It would not surprise many of the Australian Defence Forces (ADF) logisticians if I claimed Op Warden would be a benchmark in terms of challenges with logistics. Dr Craig Stockings, now Official Historian, described ‘logistics on the run’ as a succession of logistic issues compromised the limited planning that had been conducted prior to the crisis.[1] A firm control of movement and sustainment coordination was conspicuously absent  because operational imperatives necessitated an adapting and expeditious approach to controlling the area of operations. The consequences of operational necessity were borne by the few logistic elements that had deployed early. Nominally ‘modular’ logistics units arrived in theatre, as the Americans had experienced during OEF, ‘piece-meal’.  This meant the capabilities they were to provide were inhibited in their capacity. The ability to determine what was operational urgent proved functionally ‘broken’, and the light scales of logistics units had deployed was one of the key factors that led the then-Major General Peter Cosgrove to allocate coalition forces and other units to specific areas of operations where they could be adequately sustained.[2] One month later, as the deployment subsided and forward elements were in their areas of operation, logistic control was finally established and some measure of certainty came to the operation. It was, however, a widely-acknowledged close call.

Such short explanations do not do justice to the complex balance between combat and logistic activities that had to be coordinated early in an operation. Neither should they necessarily be construed as a justification for preference being given to logistics forces during deployment. Rather, the examples serve to emphasise why the conditions of the earliest phases of an operation must be of the highest priority when considering logistic force structure requirements. This same could be said of operational and logistic concepts. Logistic operations in austere conditions, and for forces with austere expectations, must be planned for.

It is tempting to simply construe the problem as an unsolvable, terribly inconvenient, feature of the nature of war. Certainly armies have, since time immemorial, outran their supply lines or endured austerity in the ‘grey’ space between deployment and combat operations.  Historian Jill S. Russell describes a ‘rule of 4/6ths’, stating that on the battlefield you will only ever get ‘4/6ths’ of what you need; the art of war ‘is to find the means to make up for the deficit’. She notes the innovative capacity of the ‘human element’ as the bridge between what is available and what is not. Militaries should not, however, introduce this capacity as a logistic force design principle. When logistics planners and others start over-emphasising a Clausewitzian view of ‘friction’, or argue persistently that logistics is ultimately just an ‘overcoming of a monumental series of difficulties’ as Martin Van Creveld once described, there is good reason for all to worry.[3]

There is always a tendency for those thinking about the future to the needs of the set-piece battle when designing future logistic forces. Doing so skips over an assessment of the needs of a much more challenging operational phase. It results arbitrary conclusions in force design; conclusions which, in the main, simply don’t eventuate in an operational setting. The simultaneous deployment and employment of forces encountered during OEF, OIF and Op Warden indicates aspects of the logistical problem that must be addressed in preparations militaries for future wars. If it offers some reassurance that preparation is actually possible, we can look at the outcome of the logistics planning conducted for Operation Astute, a return to a crisis affected East Timor, in 2006. Although the operation might have been an order of magnitude less complex than Op Warden and with a smaller burden on logistic capabilities, lessons from Op Warden resulted logistical choices were directly incorporated into operational planning. These lessons, in turn, better enabled the force to withstand tactical and logistic simultaneity as the deployment unfolded.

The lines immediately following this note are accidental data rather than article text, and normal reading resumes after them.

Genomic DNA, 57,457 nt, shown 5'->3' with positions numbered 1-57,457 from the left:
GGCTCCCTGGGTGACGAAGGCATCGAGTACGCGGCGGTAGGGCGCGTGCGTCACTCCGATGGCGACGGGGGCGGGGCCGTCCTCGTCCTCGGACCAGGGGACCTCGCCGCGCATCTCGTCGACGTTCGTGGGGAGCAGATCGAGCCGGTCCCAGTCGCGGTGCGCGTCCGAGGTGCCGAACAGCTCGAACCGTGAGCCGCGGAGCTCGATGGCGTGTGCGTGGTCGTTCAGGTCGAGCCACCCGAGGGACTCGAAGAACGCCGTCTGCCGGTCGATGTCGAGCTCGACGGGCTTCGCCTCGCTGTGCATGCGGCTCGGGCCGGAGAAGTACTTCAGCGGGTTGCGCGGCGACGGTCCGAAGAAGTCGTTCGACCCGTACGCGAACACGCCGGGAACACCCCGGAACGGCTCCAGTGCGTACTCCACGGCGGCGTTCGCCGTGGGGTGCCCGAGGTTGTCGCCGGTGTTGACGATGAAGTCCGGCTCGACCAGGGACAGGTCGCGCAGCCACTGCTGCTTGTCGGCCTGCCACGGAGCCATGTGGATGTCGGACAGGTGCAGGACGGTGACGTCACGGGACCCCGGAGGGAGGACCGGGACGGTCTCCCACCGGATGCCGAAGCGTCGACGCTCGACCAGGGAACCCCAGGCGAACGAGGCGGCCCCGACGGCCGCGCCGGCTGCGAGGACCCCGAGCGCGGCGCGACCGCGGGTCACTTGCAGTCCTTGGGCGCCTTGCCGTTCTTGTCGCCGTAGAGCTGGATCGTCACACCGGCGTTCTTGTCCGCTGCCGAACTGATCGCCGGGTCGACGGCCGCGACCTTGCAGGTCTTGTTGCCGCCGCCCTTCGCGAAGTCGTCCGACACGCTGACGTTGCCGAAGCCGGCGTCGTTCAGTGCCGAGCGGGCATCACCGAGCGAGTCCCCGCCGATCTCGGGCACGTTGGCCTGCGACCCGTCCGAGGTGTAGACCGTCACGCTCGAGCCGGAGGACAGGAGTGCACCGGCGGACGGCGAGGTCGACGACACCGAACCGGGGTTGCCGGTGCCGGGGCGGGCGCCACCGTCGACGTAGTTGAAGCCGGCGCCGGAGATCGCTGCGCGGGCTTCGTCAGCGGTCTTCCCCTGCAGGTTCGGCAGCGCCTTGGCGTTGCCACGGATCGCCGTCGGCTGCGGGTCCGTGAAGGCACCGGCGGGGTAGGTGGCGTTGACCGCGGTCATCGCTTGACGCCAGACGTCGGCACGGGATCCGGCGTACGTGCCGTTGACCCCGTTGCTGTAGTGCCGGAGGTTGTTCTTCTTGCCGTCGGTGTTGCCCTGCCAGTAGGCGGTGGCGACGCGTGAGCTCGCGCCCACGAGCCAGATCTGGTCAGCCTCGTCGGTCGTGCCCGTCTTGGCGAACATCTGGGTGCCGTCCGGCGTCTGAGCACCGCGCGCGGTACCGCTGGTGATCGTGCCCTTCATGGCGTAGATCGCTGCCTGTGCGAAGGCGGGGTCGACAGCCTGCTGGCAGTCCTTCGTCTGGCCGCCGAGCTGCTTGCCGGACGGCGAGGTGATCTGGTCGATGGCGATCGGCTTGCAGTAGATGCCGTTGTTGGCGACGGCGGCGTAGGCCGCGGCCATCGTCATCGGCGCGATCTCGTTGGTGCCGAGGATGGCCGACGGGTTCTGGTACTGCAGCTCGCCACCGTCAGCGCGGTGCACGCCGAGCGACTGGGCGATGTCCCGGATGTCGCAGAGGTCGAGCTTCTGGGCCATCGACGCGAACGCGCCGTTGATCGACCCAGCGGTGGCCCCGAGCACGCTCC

Militaries are ever-evolving to different visions of the future, visions which are shaped by a particular ‘lens’ through which a problem is observed. Many Western armies are now engaged in programs to adapt their logistics capabilities, and it will be important that they base transformation on a vision established through the right ‘lens’ and with the full advantage of history behind them. Determining those capabilities which are required to overcome the critical logistic challenges experienced from simultaneous ‘deployment and employment’ must consequentially be, in my view, the primary basis for their logistic transformation efforts. This may result in unexpected capability outcomes, but ones that could well be fundamental to the success of the campaigns of the future.

[1] Stockings, C. ‘Lessons from East Timor’ from Frame, T. & Palazzo, A., On Ops: lessons and challenges for the Australian Army since East Timor, UNSW Press, Australia, 2016, p 74

[2] Beaumont, D., ‘Logistics and the failure to modernise’ from Frame & Palazzo, 2016, p 140

[3] Creveld., M., Supplying war, 2nd ed., Cambridge University Press, UK, 2004, p 231